India Gets By

India Gets By

Vir Singh

With ingenuity and blind faith, citizens of the world’s largest democracy navigate a sea of contradictions, conflict, and corruption

FOCUS: The World’s Largest Democracy Is a Land of Contradictions


To help students understand the extremes of life in India, where democracy thrives amid a caste system, where software companies boom despite widespread illiteracy, and where nuclear weapons are developed in the homeland of cradle protest.

Discussion Questions:

* Suppose an Indian student tells you: “Yes, we have problems, but there is also poverty, corruption, and racial discrimination in the U.S., the world’s richest country.” How do you respond?

* What do you think is the root cause of corruption in India?

* Why do you think the caste system is more prevalent in India’s rural areas?


Critical Thinking: Note that India has 15 official languages; only 30 percent of the people speak Hindi, the national language, How does this foster disharmony? Suppose the U.S. had 15 official languages and only 30 percent of Americans spoke English. How would that affect education, business, sports, and entertainment?

Next, discuss four key issues.

Caste: Why, if discrimination was outlawed in 1950, does it remain widespread? Tell students that caste is rooted in ancient Hindu tradition. Does that fact help explain why people in lower castes do not rebel?

Poverty: Compare economic disparity in India and the U.S. While the per capita gross domestic product of the U.S. is $31,500, India’s is $1,720. Yet 32 million Americans, 12 percent of the population, live in poverty. In Varun’s neighborhood, fences separate the poor from the wealthy. How does this segregation compare with the different ways rich and poor live in the U.S.? Do the forces of religion and tradition make it more difficult for poor Indians to escape poverty than for poor Americans?

Religious Conflict: Tell students that Islam arrived with Arab and Turkish invaders in the 8th and 12th centuries. Did the method by which Islam was introduced to India build historic barriers between people?

Corruption: Vir Singh says that anything in short supply creates an opportunity for corruption. Do low wages (a short supply of money) produce corruption? (In March, military and government officials were filmed taking bribes from an arms supplier. Does this incident contradict the argument that poverty alone produces corruption?)

Varun Bhandari’s bedroom window overlooks a well-landscaped park, fitted with a gushing mountain stream and toylike foot bridges, in an affluent neighborhood in the Indian capital of Delhi. Kids growing up here dream of becoming doctors, lawyers, executives, and other professionals.

The surrounding homes boast at least two cars in each driveway; big-screen TVs, stereos, and expensive crystal in the living rooms. In the evenings, the park comes alive, with children playing badminton on floodlit courts, as their parents power-walk to burn calories. Varun, 19, crosses the park to work out at his friend’s home gym.

Two blocks away, a group of boys about Varun’s age is getting a very different kind of workout. They toil at a construction site, carrying bricks and cement up narrow, unfinished stairs to a crew of masons. The boys earn about three dollars for a hard, 10-hour workday, barely enough for two meals. Most of the money goes to their families, who live in cramped quarters less than a mile away.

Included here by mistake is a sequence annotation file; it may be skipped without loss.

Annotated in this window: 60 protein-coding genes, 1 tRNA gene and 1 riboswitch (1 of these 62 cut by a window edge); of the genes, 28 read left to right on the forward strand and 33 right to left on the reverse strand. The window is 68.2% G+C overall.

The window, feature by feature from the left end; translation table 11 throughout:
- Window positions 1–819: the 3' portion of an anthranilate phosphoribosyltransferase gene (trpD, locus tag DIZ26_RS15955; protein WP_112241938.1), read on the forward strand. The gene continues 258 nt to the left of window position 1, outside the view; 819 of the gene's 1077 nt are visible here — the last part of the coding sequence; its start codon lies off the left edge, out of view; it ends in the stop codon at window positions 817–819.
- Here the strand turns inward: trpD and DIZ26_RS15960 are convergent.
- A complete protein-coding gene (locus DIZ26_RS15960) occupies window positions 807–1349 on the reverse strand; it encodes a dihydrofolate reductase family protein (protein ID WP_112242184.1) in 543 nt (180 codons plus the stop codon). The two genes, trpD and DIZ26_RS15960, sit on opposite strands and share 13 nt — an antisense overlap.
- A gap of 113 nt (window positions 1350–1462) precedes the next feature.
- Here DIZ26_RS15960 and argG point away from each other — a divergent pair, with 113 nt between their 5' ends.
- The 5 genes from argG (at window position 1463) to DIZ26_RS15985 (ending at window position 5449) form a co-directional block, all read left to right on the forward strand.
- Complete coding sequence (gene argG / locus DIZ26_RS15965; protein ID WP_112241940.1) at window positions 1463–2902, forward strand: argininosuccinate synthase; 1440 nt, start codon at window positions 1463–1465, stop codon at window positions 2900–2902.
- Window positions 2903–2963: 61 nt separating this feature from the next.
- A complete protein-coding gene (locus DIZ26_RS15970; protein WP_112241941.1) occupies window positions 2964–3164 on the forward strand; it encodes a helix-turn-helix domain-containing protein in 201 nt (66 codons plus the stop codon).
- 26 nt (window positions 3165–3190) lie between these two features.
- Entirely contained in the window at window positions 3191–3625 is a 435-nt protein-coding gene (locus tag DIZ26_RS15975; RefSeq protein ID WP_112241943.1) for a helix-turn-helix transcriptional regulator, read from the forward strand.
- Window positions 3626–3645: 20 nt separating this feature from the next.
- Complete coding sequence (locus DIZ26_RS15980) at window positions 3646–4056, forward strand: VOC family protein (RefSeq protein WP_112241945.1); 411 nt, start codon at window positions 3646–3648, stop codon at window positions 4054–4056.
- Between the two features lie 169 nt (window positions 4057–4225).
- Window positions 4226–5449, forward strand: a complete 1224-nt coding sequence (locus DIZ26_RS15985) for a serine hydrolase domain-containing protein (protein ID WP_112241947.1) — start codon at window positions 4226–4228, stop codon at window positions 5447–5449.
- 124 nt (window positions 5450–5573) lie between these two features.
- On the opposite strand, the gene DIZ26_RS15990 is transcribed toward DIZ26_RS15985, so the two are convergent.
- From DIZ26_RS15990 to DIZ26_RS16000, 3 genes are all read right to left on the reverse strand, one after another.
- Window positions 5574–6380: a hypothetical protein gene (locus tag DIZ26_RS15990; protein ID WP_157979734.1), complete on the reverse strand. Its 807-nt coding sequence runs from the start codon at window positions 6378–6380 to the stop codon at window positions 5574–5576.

The two neighborhoods could not be more different. One is orderly, clean, spacious, and green; the other, congested and noisy–an urban village where small stores jostle for space with teetering two-story homes, and cows nose through trash heaps during the day.

A busy road separates the two worlds. The residents of Varun’s neighborhood have erected massive iron gates to protect themselves from the poorer community across the road. As the gap between rich and poor grows, the gates have been raised and boundary walls fitted with broken glass for security. “There’s too much theft,” says Varun. “It’s getting worse.”

This is not the way things were supposed to be. Yet more than half a century after India broke free from British colonial rule, less than 5 percent of Indians live in neighborhoods like Varun’s. More than 50 percent earn less than a dollar a day.

The difference between rich and poor is just one of the contrasts and challenges facing India today as it tries to live up to the ideals of its founders. With a population of more than 1 billion, India is considered the world’s largest democracy, yet widespread corruption eats away at the system. India’s constitution calls for religious tolerance and the separation of church and state, yet conflict between India’s Hindu majority and Muslim minority is on the rise. The constitution also proclaims that all people should be treated equally, yet the caste system–a social hierarchy that derives from ancient Hinduism–assigns people’s status and economic welfare according to their birth. In just 10 years, India has become one of the world’s high-tech leaders, with an $8 billion software industry. But it also has the world’s highest rate of illiteracy.

Even the idea of India as a country is improbable. With more than a dozen major languages, hundreds of dialects, scores of ethnic groups, castes, and religions, it’s amazing that it manages to hang together at all. Nowhere else are so many different communities grouped together under the umbrella of one nation. Before independence in 1947, Indians joined together in a common enterprise: to end more than 200 years of British colonial rule. With the British no longer around as a unifying force, India’s internal differences have become more pronounced, yet somehow the country marches on.


Most Indians have simply learned how to cope. Bribery, for instance, is part of everyday life. School admissions, jobs, homes, water, electricity, telephones, cooking gas, basically anything that is in short supply (and in India this is a long list) creates opportunities for corruption at all levels. Varun says he spent two weeks trying to get the state-run utility company to turn on the power at an off-campus apartment near his law college. Then he was told that for about four to five dollars, the company’s technician would hook up the power supply “in two minutes.” And that’s pretty much what happened.

“This is what the whole thing has come down to–whom you know,” says Sukhmani Singh, 16. “This happens even at our level, at school.” She has seen special favors granted to fellow students from families with financial or political clout. Most irregularities occur during admissions, when parents will do just about anything to set their children on the path to success by placing them in the “right” school.